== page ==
Statistics taking fun out of sports
Today Couch Slouch presents the first installment of our ground-breaking investigative series, “Statistics Are Non-Nutritional, and In Some Cases Will Kill You.” No sabermetricians were harmed in the preparation of this report, though several were offended.
Let me directly address the data visualization crowd before we go any further:
Do you have to suck all the pleasure out of watching sports?
Earlier this year at the annual Sloan Sports Analytics Conference – boy, there’s a hooker haven if there ever was one – Yale professor Edward Tufte lectured, “Don’t let people tell you analytics are reductionist and take the joy out of sports. They mostly just take the stupidity out of sports.”
No, Eddie baby, they’re taking the joie de vivre out of sports.
As far as stupidity goes, yes, I am stupid as charged. As my good friend Forrest Gump once said, “Stupid is as stupid does,” and in my home, stupid happily does a whole of nothing while scratching myself three hours at a time watching a game.
Besides, sometimes ignorance is bliss.
Going to the movies was more enjoyable when we knew less about the larger-than-life stars. They were screen gods; nothing is gained, as a moviegoer, by knowing that Joan Crawford was a cruel and capricious mother or that Clint Eastwood fathered two children with a flight attendant while living with actress Sondra Locke.
Similarly, when Kirk Gibson blasted his improbable home run to end Game 1 of the 1988 World Series, I didn’t care what his OPS was against relievers, I just cared that he limped out on one leg and flicked a one-armed miracle over the right-field wall, then pumped his arm repeatedly while rounding the bases.
WAR, VORP, BABIP and DIPS, my foot.
If the stat whizzes went to New Orleans in February, Mardi Gras would move to New Jersey.
(The only way I’m ever inviting Nate Silver to a dinner party is if there’s a drive-thru window.)
They say the truth is in the numbers. The truth is not in the numbers; the numbers are in the numbers.
Or, to quote the inestimable Vin Scully, “Statistics are used much like a drunk uses a lamppost. For support, not illumination.”
Still, the stat geeks argue that they, indeed, do illuminate the game and, if we want, we can ignore them.
But we can’t. They bleed into blogs and broadcasts and bleacher seats. Imagine sitting next to a fellow at the ballpark who spends a couple of hours blathering to his buddy about the Player Empirical Comparison and Optimization Test Algorithm; by the seventh-inning stretch, you’re ready to empirically re-algorithimize his noggin.
These people could reduce a sunset to a pie chart – you’re marveling at the changing colors of the splendid sky and they’re plotting cyclic phenomena with a polar area diagram.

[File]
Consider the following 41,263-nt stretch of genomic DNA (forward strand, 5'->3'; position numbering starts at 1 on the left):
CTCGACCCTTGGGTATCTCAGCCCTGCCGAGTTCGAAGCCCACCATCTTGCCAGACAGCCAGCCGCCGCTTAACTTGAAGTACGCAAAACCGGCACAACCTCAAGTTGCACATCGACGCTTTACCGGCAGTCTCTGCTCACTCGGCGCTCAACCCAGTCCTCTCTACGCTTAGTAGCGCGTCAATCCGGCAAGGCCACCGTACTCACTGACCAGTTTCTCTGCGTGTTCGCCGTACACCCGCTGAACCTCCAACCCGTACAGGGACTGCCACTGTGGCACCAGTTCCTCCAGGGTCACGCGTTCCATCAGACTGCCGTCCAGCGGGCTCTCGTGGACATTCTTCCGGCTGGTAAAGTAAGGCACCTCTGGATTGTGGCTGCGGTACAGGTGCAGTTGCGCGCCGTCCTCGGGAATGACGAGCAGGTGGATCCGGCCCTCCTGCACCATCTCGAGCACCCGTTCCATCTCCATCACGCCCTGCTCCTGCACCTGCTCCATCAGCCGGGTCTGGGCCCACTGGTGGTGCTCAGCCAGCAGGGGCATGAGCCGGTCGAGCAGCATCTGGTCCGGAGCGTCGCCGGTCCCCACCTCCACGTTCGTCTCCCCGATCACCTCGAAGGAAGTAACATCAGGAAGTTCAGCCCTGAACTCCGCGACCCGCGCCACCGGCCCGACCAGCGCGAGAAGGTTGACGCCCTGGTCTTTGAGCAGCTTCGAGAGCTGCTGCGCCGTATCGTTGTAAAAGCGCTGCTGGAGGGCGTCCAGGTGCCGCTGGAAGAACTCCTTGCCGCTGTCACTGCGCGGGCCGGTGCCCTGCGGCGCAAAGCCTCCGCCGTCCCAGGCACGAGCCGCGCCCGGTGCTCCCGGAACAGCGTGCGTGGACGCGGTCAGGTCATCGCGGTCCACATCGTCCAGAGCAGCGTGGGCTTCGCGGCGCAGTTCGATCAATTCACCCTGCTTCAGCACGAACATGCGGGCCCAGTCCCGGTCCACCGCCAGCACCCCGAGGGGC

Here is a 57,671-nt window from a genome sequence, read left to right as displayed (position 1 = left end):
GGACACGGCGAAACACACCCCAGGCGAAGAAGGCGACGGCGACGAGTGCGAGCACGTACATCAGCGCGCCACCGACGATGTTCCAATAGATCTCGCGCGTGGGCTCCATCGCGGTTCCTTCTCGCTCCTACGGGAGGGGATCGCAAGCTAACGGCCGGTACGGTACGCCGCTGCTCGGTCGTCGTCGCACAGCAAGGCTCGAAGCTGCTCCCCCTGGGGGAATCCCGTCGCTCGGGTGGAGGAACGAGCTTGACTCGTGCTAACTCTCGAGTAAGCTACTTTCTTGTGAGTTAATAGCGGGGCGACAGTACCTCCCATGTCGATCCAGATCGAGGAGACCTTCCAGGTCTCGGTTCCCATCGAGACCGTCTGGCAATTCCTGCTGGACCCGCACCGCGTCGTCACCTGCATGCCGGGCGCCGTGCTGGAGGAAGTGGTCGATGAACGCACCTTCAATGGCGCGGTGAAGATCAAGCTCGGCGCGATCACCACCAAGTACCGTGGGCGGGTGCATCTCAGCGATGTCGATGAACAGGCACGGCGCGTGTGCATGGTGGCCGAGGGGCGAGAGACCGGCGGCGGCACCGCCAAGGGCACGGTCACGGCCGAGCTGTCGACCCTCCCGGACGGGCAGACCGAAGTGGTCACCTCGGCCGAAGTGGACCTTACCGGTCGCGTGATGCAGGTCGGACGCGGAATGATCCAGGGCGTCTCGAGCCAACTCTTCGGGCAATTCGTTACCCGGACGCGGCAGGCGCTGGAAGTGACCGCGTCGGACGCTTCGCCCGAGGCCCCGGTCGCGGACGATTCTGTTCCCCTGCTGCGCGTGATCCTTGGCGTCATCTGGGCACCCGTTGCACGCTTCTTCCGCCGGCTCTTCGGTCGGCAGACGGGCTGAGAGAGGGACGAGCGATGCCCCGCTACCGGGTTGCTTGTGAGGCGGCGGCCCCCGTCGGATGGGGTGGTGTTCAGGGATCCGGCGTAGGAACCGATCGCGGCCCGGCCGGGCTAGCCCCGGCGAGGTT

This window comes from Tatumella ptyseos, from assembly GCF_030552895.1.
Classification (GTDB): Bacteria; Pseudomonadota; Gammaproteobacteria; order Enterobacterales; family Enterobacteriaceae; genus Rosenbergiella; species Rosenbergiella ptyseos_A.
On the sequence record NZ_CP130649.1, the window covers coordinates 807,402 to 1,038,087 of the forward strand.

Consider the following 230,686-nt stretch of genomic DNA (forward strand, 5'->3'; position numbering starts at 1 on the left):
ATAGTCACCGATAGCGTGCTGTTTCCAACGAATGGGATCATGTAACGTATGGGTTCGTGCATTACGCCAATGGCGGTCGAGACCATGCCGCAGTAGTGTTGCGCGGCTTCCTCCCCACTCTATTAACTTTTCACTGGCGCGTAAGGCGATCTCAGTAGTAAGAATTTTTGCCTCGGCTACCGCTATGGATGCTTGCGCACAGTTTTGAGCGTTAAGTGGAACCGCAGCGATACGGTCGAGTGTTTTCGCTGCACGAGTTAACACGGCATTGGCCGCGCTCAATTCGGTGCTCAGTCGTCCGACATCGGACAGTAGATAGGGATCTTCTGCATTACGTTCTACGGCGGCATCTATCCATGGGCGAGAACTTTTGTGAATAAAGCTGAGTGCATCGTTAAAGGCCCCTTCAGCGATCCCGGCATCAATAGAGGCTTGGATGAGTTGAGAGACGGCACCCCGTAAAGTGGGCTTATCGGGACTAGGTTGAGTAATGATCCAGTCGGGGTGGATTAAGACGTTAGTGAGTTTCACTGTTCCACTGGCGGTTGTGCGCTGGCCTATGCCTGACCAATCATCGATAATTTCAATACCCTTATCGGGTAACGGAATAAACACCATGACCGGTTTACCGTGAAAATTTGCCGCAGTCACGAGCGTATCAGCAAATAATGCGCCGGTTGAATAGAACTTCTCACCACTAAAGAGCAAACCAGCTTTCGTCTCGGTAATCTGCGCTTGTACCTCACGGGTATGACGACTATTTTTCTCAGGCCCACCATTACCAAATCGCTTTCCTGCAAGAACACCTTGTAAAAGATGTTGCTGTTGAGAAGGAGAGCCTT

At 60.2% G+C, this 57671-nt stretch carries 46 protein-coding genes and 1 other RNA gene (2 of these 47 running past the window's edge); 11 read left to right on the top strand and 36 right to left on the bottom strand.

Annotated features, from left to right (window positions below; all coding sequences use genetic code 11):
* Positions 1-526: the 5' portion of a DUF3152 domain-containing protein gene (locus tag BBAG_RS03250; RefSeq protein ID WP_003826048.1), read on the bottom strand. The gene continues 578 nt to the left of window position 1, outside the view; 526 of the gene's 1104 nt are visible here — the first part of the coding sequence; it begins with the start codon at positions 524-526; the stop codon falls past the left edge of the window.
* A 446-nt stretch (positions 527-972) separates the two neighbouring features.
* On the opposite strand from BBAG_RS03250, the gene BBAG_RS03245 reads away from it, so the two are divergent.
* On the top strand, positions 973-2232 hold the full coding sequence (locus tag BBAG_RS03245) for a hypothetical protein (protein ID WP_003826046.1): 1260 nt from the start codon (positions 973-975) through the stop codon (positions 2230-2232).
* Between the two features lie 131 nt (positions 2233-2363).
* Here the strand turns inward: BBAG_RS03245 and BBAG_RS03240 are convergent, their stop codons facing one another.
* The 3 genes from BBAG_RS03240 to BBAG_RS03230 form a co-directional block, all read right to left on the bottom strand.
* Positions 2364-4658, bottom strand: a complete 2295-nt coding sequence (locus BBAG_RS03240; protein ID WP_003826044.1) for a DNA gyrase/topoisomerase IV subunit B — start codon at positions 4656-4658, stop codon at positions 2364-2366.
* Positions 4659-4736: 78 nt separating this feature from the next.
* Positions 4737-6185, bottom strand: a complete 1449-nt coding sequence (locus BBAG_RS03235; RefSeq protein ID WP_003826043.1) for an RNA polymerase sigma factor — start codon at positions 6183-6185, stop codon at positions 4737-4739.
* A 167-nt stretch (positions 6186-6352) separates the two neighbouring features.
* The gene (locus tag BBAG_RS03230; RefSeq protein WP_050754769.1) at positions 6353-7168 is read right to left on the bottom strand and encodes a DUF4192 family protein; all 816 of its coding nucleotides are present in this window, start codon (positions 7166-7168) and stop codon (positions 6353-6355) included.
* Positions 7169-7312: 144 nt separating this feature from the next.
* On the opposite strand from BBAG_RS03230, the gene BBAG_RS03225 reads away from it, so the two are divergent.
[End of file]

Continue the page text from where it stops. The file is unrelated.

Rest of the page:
We say, “Man, Masahiro Tanaka is a beast – 24-0 last season in Japan and now 11-3 this season with the Yankees.”
And they say, “He struck out only 7.8 batters per nine innings last year – his lowest mark since 2010 – and averaged 110 pitches per start in 2013, which is too high to sustain a long MLB career.”
I mean, how can we enjoy Tanaka’s remarkable 35-3 two-year run with those killjoy stat vultures hovering?
It reminds me of when I was luxuriating in late-night “Kojak” reruns in the late 1980s until my first wife – a second-year law student at the time – would walk in mid-episode, take a gander at a single scene and remark, “They didn’t properly Mirandize that perp.”
“Geez, honey,” I would say to her, “I’m just watching to hear Telly Savalas go, ‘Who loves ya, baby?’”
We were divorced within 18 months, which statistically was inevitable considering that the United States has the sixth-highest divorce rate in the world and 41 percent of first marriages in America since 1950 end in dissolution.
Sometimes, I guess stats don’t lie.
Ask The Slouch
Q. Frequently in the World Cup, players crumple to the ground with apparent serious injuries only to be up and running the next minute. What is the origin of the incredible recuperative powers of these players? (Howard Walderman; Columbia, Maryland)
A. Fast Actin’ Tinactin.
Q. At the last two NBA drafts, the No. 1 overall pick – Anthony Bennett and Andrew Wiggins – has been Canadian-born. That doesn’t sound right to me. (Mark Freed; Aurora, Illinois)
A. Gosh, that’s another long border fence we’re talking about.
Q. Why would a soccer player bite another soccer player’s shoulder? (Steve Weintraub; Piscataway, New Jersey)
A. Look at it this way – if he had a gun, he would’ve shot him. So a shoulder bite seems rather benign.
Q. Should the tens of millions of non-Native Americans with credit card debt find the San Diego Chargers’ nickname disparaging? (Steve DeShazo; Fredericksburg, Virginia)
A. Pay the man, Shirley.
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